Effects of Rapid Population Growth
While population growth is at times a beneficial thing for a species, there are many factors that define when growth becomes detrimental. When population growth becomes "rapid" there is a great chance that the counter-productive level has been reached. The most accurate index is the balance between population and sustainability. 1.
Rapid growth is a quick increase in population. The number concerned when calculating the population is the number of individuals alive. In other words, while some areas may have large numbers of births, they may not realize an increase in their population if the death rate is sufficient to offset the birthrate. These sort of factors can actually contribute to birth rates and the rate of growth. For example, in times when populations have experienced great losses, a rapid increase in population may occur. In these situations this may be termed a "correction" (this is a statistical concept). The "Baby Boom" following World War II is an instance of this sort. Causes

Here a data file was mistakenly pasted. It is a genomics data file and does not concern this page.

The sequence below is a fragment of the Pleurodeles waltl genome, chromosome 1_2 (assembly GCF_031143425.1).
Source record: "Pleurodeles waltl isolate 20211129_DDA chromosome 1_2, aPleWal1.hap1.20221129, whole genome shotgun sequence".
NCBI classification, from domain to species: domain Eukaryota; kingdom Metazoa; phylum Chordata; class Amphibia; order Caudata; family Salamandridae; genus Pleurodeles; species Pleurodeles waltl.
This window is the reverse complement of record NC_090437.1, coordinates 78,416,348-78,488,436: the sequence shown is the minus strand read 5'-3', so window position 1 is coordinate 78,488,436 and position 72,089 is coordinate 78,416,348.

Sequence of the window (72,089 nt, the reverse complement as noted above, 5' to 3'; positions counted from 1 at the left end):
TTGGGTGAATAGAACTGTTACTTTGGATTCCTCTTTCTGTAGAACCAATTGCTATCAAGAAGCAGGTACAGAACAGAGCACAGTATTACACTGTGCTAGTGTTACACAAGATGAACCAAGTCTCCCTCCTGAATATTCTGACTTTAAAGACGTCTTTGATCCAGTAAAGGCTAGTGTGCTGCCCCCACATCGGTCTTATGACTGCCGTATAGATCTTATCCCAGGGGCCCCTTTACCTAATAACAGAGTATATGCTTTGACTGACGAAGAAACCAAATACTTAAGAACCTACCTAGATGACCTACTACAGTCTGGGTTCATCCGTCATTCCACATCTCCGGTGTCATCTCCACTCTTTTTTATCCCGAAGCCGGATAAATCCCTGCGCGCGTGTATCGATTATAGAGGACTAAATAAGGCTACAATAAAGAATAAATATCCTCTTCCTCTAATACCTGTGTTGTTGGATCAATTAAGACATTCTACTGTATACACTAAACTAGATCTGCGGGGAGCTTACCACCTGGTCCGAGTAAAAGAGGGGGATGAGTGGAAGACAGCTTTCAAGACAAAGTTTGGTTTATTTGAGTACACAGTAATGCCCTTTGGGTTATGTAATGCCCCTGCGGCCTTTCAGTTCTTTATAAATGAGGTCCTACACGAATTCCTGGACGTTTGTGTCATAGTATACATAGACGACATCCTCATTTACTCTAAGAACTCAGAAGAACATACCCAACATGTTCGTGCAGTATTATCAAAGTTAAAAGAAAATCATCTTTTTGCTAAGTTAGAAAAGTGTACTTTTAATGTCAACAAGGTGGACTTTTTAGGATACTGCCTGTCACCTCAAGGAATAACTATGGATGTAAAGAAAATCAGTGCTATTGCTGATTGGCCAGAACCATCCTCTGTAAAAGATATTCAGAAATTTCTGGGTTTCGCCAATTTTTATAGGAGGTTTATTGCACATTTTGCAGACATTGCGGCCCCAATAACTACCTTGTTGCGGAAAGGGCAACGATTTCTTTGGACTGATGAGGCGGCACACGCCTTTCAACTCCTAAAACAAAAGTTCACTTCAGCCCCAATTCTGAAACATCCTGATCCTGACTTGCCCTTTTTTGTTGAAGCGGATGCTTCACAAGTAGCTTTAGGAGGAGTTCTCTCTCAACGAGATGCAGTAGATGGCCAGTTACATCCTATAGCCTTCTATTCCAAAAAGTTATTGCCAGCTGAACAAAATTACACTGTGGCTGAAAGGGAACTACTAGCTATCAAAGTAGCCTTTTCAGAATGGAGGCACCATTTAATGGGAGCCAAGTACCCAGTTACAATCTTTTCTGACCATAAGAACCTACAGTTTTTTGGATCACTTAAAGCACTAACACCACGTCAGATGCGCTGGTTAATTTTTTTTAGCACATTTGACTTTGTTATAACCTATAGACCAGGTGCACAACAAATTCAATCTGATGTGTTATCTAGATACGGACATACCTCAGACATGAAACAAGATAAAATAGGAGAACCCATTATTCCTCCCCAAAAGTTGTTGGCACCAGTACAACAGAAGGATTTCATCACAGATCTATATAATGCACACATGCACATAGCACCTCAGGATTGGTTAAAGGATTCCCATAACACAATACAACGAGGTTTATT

There can be a variety of causes for rapid population growth. There are circumstances which can create sentiment in the population that will inspire population growth. These are usually immediate, or short lived, occurrences and can cause rapid growth. There are also other conditions which seem inversely related. In areas of poverty and lower living conditions, birth rates are sometimes higher. This can result in birth rates higher than those of industrialized nations where birth control is ubiquitous and pregnancy is put off for some time. Another cause of population growth is older populations living longer while birth rates do not decline. Many nations are experiencing rapid population growth of that sort in numbers that haven't existed in the past. Any combination or single factor can cause the population number to increase in the immediate, but some factors are more likely to cause sustained growth. Effects
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